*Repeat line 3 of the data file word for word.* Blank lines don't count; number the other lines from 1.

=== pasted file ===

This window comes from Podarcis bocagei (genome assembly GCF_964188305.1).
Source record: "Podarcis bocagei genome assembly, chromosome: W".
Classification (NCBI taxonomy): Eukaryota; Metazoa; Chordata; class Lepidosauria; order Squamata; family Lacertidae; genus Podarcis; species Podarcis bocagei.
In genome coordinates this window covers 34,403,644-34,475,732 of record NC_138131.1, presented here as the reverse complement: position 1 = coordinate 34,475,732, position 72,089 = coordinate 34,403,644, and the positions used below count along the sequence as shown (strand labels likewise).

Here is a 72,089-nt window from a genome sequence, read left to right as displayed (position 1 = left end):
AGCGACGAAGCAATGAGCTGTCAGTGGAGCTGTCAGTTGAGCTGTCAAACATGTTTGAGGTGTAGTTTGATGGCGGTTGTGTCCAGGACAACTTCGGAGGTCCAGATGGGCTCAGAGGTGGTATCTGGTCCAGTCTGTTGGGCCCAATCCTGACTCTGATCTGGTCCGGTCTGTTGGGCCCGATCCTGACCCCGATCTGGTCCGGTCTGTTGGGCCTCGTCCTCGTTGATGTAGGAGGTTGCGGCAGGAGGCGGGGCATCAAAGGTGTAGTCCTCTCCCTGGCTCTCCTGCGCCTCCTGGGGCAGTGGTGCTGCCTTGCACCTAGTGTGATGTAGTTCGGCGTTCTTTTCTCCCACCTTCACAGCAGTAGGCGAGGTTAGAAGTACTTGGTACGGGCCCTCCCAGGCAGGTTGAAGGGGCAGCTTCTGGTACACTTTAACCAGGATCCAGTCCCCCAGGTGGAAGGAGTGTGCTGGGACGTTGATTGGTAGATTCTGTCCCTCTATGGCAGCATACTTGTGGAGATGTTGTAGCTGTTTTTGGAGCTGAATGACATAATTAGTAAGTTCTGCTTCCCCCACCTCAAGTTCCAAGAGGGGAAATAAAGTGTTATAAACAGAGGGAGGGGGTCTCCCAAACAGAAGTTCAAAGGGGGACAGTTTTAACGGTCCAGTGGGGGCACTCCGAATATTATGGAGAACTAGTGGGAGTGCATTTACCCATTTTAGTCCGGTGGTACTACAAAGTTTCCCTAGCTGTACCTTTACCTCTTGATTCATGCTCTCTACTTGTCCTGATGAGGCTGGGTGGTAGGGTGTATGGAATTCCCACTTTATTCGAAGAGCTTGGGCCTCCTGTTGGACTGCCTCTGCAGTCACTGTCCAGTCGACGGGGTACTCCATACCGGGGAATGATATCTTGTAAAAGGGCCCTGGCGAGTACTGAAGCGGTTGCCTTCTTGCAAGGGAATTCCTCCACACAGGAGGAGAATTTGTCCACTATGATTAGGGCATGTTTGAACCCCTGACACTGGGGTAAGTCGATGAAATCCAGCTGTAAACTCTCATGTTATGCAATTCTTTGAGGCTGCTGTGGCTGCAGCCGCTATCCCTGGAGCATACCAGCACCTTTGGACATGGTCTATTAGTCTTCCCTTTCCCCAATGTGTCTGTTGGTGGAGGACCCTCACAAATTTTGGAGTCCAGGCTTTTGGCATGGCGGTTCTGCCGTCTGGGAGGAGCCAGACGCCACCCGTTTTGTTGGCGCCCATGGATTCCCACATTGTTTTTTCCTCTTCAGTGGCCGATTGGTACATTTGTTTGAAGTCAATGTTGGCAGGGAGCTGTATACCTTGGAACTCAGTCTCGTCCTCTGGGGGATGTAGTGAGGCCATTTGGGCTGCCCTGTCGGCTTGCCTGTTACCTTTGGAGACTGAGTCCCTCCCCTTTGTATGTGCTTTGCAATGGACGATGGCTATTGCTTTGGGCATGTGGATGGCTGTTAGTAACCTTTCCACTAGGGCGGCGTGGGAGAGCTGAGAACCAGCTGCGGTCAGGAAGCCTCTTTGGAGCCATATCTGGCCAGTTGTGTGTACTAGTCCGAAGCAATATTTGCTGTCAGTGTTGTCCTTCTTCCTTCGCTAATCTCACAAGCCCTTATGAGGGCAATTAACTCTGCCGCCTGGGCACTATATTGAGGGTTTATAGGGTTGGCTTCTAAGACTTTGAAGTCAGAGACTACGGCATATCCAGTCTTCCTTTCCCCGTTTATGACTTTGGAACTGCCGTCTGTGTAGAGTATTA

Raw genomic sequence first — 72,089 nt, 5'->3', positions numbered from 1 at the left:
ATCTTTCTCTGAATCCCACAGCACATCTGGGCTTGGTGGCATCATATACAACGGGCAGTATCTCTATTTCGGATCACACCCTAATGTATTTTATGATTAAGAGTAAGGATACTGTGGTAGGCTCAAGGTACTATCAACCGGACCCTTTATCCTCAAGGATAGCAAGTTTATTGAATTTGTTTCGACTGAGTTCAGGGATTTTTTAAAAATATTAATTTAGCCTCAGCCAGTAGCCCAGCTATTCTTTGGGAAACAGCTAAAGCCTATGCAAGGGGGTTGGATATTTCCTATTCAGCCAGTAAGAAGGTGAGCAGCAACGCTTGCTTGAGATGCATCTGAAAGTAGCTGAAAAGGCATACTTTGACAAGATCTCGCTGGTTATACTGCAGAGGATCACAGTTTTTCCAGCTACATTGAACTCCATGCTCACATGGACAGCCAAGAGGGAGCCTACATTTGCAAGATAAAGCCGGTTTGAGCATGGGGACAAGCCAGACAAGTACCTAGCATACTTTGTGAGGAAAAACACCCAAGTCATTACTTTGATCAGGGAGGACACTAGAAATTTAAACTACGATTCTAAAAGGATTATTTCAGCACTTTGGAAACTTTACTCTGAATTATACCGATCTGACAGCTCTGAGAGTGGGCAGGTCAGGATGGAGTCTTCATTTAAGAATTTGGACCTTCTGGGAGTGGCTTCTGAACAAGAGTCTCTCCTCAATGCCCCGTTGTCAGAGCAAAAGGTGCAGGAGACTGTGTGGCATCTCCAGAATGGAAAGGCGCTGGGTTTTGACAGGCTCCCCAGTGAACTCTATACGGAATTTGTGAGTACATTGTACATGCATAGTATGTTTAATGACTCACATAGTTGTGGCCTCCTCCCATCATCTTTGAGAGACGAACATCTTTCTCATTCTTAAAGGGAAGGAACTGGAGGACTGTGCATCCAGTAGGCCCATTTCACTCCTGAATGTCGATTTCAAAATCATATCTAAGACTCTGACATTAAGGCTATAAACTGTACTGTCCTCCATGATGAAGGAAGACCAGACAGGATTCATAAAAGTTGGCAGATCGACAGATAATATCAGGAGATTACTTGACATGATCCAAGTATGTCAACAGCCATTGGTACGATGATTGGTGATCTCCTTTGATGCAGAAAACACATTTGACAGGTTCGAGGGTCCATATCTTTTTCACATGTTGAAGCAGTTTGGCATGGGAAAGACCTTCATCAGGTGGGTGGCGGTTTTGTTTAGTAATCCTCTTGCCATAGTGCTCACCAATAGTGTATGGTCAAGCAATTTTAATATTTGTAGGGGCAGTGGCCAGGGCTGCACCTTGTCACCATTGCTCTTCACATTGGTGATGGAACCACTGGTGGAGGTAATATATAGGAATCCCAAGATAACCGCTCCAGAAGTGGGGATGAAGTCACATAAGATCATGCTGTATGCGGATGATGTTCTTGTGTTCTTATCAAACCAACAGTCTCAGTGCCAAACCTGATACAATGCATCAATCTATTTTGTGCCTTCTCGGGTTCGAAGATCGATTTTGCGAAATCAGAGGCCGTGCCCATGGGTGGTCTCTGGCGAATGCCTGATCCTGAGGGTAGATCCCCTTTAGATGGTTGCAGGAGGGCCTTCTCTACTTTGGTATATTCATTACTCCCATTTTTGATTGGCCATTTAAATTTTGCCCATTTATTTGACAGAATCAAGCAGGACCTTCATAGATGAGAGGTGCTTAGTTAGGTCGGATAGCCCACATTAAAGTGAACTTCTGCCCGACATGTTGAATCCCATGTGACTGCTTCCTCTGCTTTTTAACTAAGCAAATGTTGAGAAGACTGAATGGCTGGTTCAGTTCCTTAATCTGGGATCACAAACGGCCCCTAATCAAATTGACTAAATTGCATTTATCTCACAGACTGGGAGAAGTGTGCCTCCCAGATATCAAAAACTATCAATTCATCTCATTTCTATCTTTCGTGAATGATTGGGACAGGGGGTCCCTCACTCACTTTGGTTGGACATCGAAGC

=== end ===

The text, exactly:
Classification (NCBI taxonomy): Eukaryota; Metazoa; Chordata; class Lepidosauria; order Squamata; family Lacertidae; genus Podarcis; species Podarcis bocagei.